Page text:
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Drug used to treat rheumatoid arthritis could prevent disease onset

A rheumatoid arthritis drug used to ease symptoms such as pain and fatigue can also prevent the disease onset, according to new research.

A rheumatoid arthritis drug used to ease symptoms such as pain and fatigue can also prevent the disease onset, according to new research.

The biologic drug abatacept is currently used as a second- or third-line treatment for people living with established rheumatoid arthritis. Now, new trial data, published in The Lancet, shows that year-long treatment with the biologic could halt the progression of the disease.

Rheumatoid arthritis affects half a million people in the UK

Currently, there are currently no drugs available that prevent rheumatoid arthritis – a disease which affects half a million people in the UK.

This type of arthritis develops when the body’s immune system attacks itself. This causes joint pain, swelling, and can lead to significant disability.

To test whether abatacept could prevent the onset of rheumatoid arthritis, researchers from King’s College recruited 213 at-risk individuals.

The participants were aged 18 or older, had inflammatory joint pain (but not swelling) and tested positive for serum antibodies to citrullinated protein antigens (ACPA).

Participants were randomly assigned to 125 mg abatacept subcutaneous injections weekly or placebo for 12 months, and then followed up for 12 months.

The primary endpoint was the time to development of clinical synovitis in three or more joints or rheumatoid arthritis according to national criteria.

‘Good news’ for patients at risk of rheumatoid arthritis

During the treatment period, seven (6%) of 110 participants in the abatacept group and 30 (29%) of 103 participants in the placebo group met the primary endpoint.

At 24 months, 27 (25%) of 110 participants in the abatacept group had progressed to rheumatoid arthritis, compared with 38 (37%) of 103 in the placebo group.

Secondary outcomes for the trial showed that abatacept was associated with improvements in pain scores, function and quality of life measurements, as well as lower scores of inflammation of the lining of joints detectable by ultrasound scan.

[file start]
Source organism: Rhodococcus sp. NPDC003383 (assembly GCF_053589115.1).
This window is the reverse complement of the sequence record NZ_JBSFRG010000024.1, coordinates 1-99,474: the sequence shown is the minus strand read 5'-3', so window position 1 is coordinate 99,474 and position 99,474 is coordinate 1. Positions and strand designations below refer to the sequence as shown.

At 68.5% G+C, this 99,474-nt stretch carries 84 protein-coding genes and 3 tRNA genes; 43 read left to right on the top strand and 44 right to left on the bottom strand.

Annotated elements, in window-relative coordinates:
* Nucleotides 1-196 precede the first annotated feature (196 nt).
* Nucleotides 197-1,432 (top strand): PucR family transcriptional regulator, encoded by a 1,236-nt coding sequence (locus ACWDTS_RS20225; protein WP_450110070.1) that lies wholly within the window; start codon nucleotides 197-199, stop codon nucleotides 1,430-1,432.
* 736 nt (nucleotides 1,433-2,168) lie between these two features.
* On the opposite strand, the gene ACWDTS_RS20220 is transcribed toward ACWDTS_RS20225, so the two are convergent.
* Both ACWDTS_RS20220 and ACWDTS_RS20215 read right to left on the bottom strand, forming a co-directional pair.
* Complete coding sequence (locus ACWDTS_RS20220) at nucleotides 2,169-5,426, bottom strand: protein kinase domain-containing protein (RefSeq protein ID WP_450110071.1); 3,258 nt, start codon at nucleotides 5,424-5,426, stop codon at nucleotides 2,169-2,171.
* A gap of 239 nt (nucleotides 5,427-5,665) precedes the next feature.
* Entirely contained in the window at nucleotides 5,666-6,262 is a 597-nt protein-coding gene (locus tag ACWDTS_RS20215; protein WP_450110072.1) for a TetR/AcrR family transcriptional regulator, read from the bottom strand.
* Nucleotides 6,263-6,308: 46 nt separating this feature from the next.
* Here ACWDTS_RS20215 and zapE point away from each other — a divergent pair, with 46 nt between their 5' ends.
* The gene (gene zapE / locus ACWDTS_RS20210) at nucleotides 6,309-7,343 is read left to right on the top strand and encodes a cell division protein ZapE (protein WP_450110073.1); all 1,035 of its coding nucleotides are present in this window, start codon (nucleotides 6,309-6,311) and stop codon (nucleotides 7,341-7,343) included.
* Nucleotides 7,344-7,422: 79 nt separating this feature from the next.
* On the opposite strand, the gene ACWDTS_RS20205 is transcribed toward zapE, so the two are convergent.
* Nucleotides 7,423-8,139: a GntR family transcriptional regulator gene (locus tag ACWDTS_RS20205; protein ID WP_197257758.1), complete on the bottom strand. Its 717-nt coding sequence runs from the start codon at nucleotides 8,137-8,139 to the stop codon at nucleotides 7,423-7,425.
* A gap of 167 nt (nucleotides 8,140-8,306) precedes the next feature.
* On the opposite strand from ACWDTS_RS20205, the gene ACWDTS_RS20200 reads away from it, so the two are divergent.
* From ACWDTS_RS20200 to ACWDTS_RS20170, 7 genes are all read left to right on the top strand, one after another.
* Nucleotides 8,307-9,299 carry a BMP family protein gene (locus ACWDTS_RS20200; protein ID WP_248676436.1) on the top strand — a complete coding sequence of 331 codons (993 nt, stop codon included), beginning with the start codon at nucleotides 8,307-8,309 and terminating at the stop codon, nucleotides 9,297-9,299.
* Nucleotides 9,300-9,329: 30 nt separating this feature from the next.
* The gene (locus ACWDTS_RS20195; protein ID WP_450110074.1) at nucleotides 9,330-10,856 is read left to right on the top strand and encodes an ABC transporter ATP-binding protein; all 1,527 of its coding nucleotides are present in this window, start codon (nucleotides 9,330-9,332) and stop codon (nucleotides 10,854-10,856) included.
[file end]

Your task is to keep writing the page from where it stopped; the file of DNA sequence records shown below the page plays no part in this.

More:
Professor Andrew Cope, from King’s College London, said these results “could be good news for people at risk of arthritis”.

“This is the largest rheumatoid arthritis prevention trial to date and the first to show that a therapy licensed for use in treating established rheumatoid arthritis is also effective in preventing the onset of disease in people at risk,” he said.

“These initial results could be good news for people at risk of arthritis as we show that the drug not only prevents disease onset during the treatment phase but can also ease symptoms such as pain and fatigue.

“This is also promising news for the NHS as the disease affects people as they age and will become more expensive to treat with a growing aging population,” he added.

One year of treatment with abatacept costs around £10,000

The researchers say abatacept has an “acceptable safety profile”, with seven serious adverse events in the abatacept group and 11 in the placebo group.

Known side effects of abatacept include upper respiratory tract infections, dizziness, nausea and diarrhoea, but these are generally mild.

One year’s treatment with the biologic costs the NHS around £10,000 per patient, and Rheumatologist Professor Sir Ravinder N Maini FRS FMedSci FRCP, who was not involved in the research, says the study raises important questions around cost and efficacy in the long term.

He said: “Prevention of disease is of course a highly desirable goal in preventing the ravages of disabling RA, which is associated with a significant social and financial burden.

“Many further questions arise from this important study. For example, will this preventive approach be safe and cost effective if continued long term or can the selection of suitable populations be refined so that only those likely to benefit most are treated with a short course of treatment?”

Professor Cope says the research team are now carrying out further research to ensure that those at highest risk of developing rheumatoid arthritis can receive the drug.

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